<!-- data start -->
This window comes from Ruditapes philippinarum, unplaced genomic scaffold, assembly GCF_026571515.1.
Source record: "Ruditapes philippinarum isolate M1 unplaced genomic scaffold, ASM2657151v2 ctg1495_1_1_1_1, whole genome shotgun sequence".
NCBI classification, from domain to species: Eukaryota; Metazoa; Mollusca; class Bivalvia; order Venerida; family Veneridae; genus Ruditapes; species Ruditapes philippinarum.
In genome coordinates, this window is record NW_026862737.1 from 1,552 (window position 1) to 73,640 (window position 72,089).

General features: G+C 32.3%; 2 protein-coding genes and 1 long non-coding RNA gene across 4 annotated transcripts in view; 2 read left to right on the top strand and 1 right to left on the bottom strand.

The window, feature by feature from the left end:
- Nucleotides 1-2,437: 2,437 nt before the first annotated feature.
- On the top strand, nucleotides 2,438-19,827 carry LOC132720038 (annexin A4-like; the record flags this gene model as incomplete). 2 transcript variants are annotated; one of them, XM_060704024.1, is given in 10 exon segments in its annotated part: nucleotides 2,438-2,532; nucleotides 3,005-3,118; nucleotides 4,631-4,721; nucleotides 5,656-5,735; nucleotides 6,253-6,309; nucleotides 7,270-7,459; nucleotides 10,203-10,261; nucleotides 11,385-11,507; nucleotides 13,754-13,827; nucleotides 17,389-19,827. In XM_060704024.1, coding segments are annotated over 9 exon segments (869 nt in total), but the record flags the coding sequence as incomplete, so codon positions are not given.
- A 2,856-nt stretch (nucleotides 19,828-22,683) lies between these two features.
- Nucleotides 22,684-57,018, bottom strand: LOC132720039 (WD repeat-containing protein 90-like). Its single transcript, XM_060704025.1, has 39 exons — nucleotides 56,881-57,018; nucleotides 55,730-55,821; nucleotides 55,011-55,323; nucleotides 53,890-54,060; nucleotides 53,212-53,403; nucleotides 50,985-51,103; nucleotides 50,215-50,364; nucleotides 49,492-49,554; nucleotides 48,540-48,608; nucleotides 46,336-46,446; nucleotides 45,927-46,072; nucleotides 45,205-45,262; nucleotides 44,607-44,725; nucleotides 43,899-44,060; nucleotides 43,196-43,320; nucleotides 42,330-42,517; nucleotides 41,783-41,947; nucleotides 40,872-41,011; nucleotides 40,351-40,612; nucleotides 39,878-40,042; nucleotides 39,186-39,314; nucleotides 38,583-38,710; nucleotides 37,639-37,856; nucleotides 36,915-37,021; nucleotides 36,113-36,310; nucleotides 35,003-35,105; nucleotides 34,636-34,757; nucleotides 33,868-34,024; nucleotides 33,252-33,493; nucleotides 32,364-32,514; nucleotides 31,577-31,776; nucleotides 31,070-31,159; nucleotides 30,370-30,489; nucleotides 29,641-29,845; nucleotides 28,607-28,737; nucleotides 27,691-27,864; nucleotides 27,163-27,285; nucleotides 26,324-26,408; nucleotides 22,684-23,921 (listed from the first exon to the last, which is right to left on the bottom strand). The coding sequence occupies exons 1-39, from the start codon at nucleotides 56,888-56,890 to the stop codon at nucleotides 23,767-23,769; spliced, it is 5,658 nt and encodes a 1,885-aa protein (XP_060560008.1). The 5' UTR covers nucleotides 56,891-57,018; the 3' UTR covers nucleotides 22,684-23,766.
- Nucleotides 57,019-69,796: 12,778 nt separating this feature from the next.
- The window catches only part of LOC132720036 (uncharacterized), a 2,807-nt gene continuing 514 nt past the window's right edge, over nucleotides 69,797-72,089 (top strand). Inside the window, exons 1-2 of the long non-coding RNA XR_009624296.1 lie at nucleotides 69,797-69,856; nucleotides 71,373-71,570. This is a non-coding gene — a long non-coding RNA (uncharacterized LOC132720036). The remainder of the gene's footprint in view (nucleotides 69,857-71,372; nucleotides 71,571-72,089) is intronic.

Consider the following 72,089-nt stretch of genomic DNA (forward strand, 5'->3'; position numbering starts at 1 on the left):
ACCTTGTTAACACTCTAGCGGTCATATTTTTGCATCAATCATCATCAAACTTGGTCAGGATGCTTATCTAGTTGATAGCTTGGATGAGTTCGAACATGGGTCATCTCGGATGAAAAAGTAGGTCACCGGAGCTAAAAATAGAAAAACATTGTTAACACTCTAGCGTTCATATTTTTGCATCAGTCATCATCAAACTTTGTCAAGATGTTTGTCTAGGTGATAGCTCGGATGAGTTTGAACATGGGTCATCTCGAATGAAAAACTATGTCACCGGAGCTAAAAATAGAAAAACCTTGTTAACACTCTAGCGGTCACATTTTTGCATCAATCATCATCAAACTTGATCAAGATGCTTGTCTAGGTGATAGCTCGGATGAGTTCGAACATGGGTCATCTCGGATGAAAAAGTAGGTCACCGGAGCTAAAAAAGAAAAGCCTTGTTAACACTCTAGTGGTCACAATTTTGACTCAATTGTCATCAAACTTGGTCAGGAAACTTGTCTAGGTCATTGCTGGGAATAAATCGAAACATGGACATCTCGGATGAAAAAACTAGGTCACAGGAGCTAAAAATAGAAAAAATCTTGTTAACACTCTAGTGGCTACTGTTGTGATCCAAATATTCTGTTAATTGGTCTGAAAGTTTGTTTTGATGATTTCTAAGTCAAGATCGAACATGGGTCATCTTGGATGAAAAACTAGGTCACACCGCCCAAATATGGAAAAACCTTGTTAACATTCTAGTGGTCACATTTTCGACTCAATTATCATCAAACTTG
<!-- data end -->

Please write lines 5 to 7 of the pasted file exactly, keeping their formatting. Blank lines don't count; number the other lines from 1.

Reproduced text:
General features: G+C 32.3%; 2 protein-coding genes and 1 long non-coding RNA gene across 4 annotated transcripts in view; 2 read left to right on the top strand and 1 right to left on the bottom strand.

The window, feature by feature from the left end:
- Nucleotides 1-2,437: 2,437 nt before the first annotated feature.